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Cystic Fibrosis is a disorder that affects the transport of sodium and chloride across cell membranes, leading to excessive amounts of thick, viscous secretions in both the lungs and digestive tract.
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Cystic Fibrosis sufferers often require frequent courses of antibiotic medication for chest infections that are exacerbated by the sticky mucous clogging their lungs and causing inflammation.
Each course of antibiotics depletes levels of beneficial bacteria in the intestines, which has many implications for our general health and wellbeing. A lack of ‘good’ bacteria can reduce our ability to digest food and absorb vital nutrients. It can also lead to lowered immune function, and increased susceptibility to infections.
Cystic Fibrosis sufferers often have reduced digestive function, due to thickened digestive secretions. Both pancreatic secretions and bile can become more viscous than they should be, and this disrupts their flow through both the pancreatic duct and the bile duct. Pancreatic inflammation and scarring to the liver can occur as a result, but also the patients ability to digest food is severely restricted.
A 2022 study1 suggests that Bifidobacteria-dominated microbiota are associated with improved clinical outcomes in children with diagnosed CF and that daily supplementation with Lactobacillus rhamnosus GG® (LGG) is associated with Bifidobacteria-dominated fecal microbiota in some, but not all, CF children.
The trial involved 23 children aged 2 to 16 years, all with a confirmed diagnosis of Cystic Fibrosis. The participants were randomised into two groups, either given supplementation of Lactobacillus rhamnosus GG® or a placebo, and followed for 12 months. No significant difference in microbiome characteristics was identified at the start of the trial between the two groups, but the researchers noted that a majority of the children were dominated by Bifidobacteria (32%) or Bacteroides (16%).
Findings of the study were that the LGG-treated children exhibited a trend towards a distinct gut microbiome, most frequently dominated by Bifidobacteria, at the end of the 12 months study, unlike the children in the placebo group. In terms of Cystic Fibrosis symptoms and outcomes, the children with Bifidobacterium-dominated microbiota were found to have a lower rate of pulmonary exacerbations and intestinal inflammation markers compared with children dominated with Bacteroides. The Bifidobacterium-dominated microbiota children also had fewer days of prescribed antibiotics over the 12 months and better lung function when compared with other groups.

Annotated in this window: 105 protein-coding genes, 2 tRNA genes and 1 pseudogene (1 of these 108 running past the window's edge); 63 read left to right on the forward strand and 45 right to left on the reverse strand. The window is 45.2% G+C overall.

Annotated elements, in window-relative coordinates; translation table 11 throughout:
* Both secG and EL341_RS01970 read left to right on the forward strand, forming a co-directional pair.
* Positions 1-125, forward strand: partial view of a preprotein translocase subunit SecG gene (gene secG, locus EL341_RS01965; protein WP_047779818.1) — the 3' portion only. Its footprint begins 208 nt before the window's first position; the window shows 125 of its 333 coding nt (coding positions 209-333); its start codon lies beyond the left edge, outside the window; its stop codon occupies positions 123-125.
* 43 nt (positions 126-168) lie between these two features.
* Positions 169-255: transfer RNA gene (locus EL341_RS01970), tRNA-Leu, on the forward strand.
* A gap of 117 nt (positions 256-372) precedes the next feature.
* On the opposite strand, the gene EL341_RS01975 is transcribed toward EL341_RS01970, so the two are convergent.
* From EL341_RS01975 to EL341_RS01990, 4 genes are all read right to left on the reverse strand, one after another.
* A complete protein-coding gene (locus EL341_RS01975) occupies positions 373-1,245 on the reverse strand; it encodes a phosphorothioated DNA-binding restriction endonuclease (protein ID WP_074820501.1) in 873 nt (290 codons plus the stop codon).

Healthcare professinals can visit the Probiotics Database to read more about the research behind Lactobacillus rhamnosus GG®
Additionally, a 2013 study2 in the Iranian Journal of Paediatrics, revealed that taking probiotic supplements can improve the quality of life of patients with cystic fibrosis (CS). During the trial, 37 cystic fibrosis sufferers between the ages of 2 and 12 years were given either probiotic supplements or a placebo for a period of one month. Their quality of life was then assessed at various intervals using the PedsQL 4.0 questionnaire.
Analysis of the questionnaire findings showed that overall quality of life for those participants taking the probiotics was improved at 3 months, (two months after cessation of supplementation) however these benefits had receded by six months. One of the measurements used to gauge quality of life was the rate of pulmonary exacerbation, (a temporary worsening of lung function due to infection or inflammation). This rate was reduced significantly in the group that were taking the probiotics. Species of bacteria that were contained in the probiotic supplement used this trial included: Lactobacillus casei, Lactobacillus rhamnosus, Streptococcus thermophilus, Bifido-bacterium breve, Lactobacillus acidophilus, Bifidobacterium infantis, and Lactobacillus bulgaricus.